Special Issue "Efficient Graph Algorithms in Machine Learning"
A special issue of Algorithms (ISSN 1999-4893). This special issue belongs to the section "Combinatorial Optimization, Graph, and Network Algorithms".
Deadline for manuscript submissions: closed (6 July 2020).
Interests: data analysis; machine learning; signal processing; graph algorithms
There is currently a large gap between the size of the graph data we possess and the machine learning algorithms we use to process them. For instance, though social networks can grow to include many millions of nodes and billions of edges, most machine learning experiments being done with graph data are limited to graphs that are many magnitudes smaller. This is particularly problematic in the view that the capacity of most learning algorithms to generalize beyond the training set increases monotonically with the size of the data they are trained with. We argue that to fulfill the potential of machine learning on graph data, we need learning algorithms that circumvent computational and memory complexity bottlenecks without compromising solution quality. This special issue aims to gather such research contributions.
Both original contributions and review articles will be considered. Submitted articles may focus on any machine learning problem involving graph data, such as:
- semi-supervised learning (node and edge classification)
- graph classification and embedding (e.g., with graph neural networks or graph kernels)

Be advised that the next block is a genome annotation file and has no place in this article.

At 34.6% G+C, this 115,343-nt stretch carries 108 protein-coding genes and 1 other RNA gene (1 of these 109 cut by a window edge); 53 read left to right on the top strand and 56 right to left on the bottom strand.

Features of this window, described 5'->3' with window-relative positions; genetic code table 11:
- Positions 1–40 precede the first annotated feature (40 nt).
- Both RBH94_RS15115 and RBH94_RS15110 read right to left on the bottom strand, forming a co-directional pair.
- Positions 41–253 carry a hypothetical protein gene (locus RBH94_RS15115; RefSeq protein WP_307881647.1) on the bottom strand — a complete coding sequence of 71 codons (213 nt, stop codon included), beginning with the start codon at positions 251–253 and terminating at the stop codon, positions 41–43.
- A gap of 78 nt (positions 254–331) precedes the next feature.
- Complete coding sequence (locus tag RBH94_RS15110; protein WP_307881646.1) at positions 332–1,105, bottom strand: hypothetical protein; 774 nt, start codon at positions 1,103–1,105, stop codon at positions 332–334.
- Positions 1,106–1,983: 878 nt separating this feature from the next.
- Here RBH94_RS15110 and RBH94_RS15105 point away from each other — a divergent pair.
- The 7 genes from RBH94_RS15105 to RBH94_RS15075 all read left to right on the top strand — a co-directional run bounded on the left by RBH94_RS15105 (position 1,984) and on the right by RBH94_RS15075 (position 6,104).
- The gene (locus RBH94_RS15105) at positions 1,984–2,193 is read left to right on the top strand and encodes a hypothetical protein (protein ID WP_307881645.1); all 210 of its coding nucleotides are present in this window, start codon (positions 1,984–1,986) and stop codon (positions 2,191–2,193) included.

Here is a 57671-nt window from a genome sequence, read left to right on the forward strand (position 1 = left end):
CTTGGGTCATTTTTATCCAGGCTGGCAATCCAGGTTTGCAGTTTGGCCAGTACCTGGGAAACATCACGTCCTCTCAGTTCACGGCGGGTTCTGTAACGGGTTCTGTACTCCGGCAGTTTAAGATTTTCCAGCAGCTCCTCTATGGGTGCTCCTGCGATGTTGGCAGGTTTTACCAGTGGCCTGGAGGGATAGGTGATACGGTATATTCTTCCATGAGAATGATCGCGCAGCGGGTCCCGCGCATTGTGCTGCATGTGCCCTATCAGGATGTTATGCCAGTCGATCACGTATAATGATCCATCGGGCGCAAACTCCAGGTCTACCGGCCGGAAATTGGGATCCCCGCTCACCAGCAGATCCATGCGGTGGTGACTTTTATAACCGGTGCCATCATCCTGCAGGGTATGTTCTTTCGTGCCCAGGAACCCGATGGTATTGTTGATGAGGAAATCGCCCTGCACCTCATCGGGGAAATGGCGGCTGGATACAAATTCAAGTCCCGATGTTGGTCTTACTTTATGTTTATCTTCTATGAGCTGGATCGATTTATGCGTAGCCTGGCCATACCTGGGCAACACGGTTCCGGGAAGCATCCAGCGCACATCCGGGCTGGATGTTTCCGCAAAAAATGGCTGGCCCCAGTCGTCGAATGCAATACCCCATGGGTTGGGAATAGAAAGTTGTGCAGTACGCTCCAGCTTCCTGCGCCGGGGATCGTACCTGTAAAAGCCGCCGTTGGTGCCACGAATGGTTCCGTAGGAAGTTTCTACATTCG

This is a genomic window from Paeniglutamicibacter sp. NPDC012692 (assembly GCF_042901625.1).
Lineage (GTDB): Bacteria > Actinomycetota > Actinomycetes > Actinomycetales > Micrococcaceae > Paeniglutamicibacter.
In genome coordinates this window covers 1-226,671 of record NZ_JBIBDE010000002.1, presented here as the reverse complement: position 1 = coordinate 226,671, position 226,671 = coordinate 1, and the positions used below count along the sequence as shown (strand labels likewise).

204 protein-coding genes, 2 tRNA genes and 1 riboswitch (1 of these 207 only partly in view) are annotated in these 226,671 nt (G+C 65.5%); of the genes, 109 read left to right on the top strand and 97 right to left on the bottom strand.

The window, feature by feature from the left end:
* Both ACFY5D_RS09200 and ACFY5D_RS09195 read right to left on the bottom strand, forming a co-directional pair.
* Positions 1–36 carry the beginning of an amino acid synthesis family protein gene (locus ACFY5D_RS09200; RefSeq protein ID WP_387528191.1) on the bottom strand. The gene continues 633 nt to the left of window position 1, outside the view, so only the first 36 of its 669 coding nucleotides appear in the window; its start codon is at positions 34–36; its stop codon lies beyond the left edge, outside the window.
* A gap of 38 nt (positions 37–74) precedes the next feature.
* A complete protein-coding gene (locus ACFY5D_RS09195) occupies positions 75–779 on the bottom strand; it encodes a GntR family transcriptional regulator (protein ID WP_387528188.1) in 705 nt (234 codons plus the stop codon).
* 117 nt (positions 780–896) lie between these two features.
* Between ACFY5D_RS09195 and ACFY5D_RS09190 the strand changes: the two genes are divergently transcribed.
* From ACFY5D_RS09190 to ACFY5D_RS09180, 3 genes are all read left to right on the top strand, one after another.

- unsupervised learning problems (e.g. clustering/community detection, dimensionality reduction, compression, link prediction)
- graph signal processing (filtering, sampling, fast transforms, inverse problems on graphs)
- graph inference and construction
- graph decompositions
- graph recommender systems
- generative models for graphs and graph data
- new application domains (learnable simulators, protein interaction prediction, brain network analysis, point cloud processing)
- learned heuristics for hard graph-theoretic problems
They may also utilize any approximation or heuristic cost-saving scheme, such as sampling (e.g., coresets), structure exploitation (e.g., sparsity, communities), randomized linear algebra, sparsification, coarsening, etc.
Articles that provide strong evidence (theoretical or empirical) of algorithmic efficiency beyond the state of the art will be of particular interest.
The considered gains may be in terms of computational complexity, space complexity, sample complexity, or opportunity for parallelism.
Dr. Andreas Loukas
Dr. Nicolas Tremblay
Manuscript Submission Information
Manuscripts should be submitted online at www.mdpi.com by registering and logging in to this website. Once you are registered, click here to go to the submission form. Manuscripts can be submitted until the deadline. All papers will be peer-reviewed. Accepted papers will be published continuously in the journal (as soon as accepted) and will be listed together on the special issue website. Research articles, review articles as well as short communications are invited. For planned papers, a title and short abstract (about 100 words) can be sent to the Editorial Office for announcement on this website.
Submitted manuscripts should not have been published previously, nor be under consideration for publication elsewhere (except conference proceedings papers). All manuscripts are thoroughly refereed through a single-blind peer-review process. A guide for authors and other relevant information for submission of manuscripts is available on the Instructions for Authors page. Algorithms is an international peer-reviewed open access monthly journal published by MDPI.
Please visit the Instructions for Authors page before submitting a manuscript. The Article Processing Charge (APC) for publication in this open access journal is 1400 CHF (Swiss Francs). Submitted papers should be well formatted and use good English. Authors may use MDPI's English editing service prior to publication or during author revisions.
- machine learning on graphs
- graph signal processing
- geometric deep learning
- graph reduction
- graph inference